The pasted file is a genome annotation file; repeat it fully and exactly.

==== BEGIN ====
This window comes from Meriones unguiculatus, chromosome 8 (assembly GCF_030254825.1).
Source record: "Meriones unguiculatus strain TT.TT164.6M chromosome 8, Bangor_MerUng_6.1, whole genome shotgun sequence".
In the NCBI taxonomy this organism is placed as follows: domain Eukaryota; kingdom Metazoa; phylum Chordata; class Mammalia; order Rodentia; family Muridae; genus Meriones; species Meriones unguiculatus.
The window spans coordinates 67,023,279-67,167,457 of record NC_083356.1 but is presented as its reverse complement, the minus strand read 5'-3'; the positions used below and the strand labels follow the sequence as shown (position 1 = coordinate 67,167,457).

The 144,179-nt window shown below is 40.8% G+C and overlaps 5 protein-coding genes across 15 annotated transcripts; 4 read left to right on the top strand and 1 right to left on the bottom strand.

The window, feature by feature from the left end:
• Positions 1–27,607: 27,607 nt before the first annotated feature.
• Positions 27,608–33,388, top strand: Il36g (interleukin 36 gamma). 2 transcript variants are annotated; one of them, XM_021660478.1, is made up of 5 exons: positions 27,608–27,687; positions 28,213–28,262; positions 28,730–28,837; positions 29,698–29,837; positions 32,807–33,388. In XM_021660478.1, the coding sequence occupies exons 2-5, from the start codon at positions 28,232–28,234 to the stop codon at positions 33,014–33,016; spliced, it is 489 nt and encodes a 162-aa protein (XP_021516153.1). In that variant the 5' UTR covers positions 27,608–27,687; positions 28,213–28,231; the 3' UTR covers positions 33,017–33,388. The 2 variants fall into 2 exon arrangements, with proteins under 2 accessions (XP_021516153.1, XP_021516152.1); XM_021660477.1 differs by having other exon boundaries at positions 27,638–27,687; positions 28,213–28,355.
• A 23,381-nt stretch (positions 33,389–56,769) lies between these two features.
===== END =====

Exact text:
This window comes from Meriones unguiculatus, chromosome 8 (assembly GCF_030254825.1).
Source record: "Meriones unguiculatus strain TT.TT164.6M chromosome 8, Bangor_MerUng_6.1, whole genome shotgun sequence".
In the NCBI taxonomy this organism is placed as follows: domain Eukaryota; kingdom Metazoa; phylum Chordata; class Mammalia; order Rodentia; family Muridae; genus Meriones; species Meriones unguiculatus.
The window spans coordinates 67,023,279-67,167,457 of record NC_083356.1 but is presented as its reverse complement, the minus strand read 5'-3'; the positions used below and the strand labels follow the sequence as shown (position 1 = coordinate 67,167,457).

The 144,179-nt window shown below is 40.8% G+C and overlaps 5 protein-coding genes across 15 annotated transcripts; 4 read left to right on the top strand and 1 right to left on the bottom strand.

The window, feature by feature from the left end:
• Positions 1–27,607: 27,607 nt before the first annotated feature.
• Positions 27,608–33,388, top strand: Il36g (interleukin 36 gamma). 2 transcript variants are annotated; one of them, XM_021660478.1, is made up of 5 exons: positions 27,608–27,687; positions 28,213–28,262; positions 28,730–28,837; positions 29,698–29,837; positions 32,807–33,388. In XM_021660478.1, the coding sequence occupies exons 2-5, from the start codon at positions 28,232–28,234 to the stop codon at positions 33,014–33,016; spliced, it is 489 nt and encodes a 162-aa protein (XP_021516153.1). In that variant the 5' UTR covers positions 27,608–27,687; positions 28,213–28,231; the 3' UTR covers positions 33,017–33,388. The 2 variants fall into 2 exon arrangements, with proteins under 2 accessions (XP_021516153.1, XP_021516152.1); XM_021660477.1 differs by having other exon boundaries at positions 27,638–27,687; positions 28,213–28,355.
• A 23,381-nt stretch (positions 33,389–56,769) lies between these two features.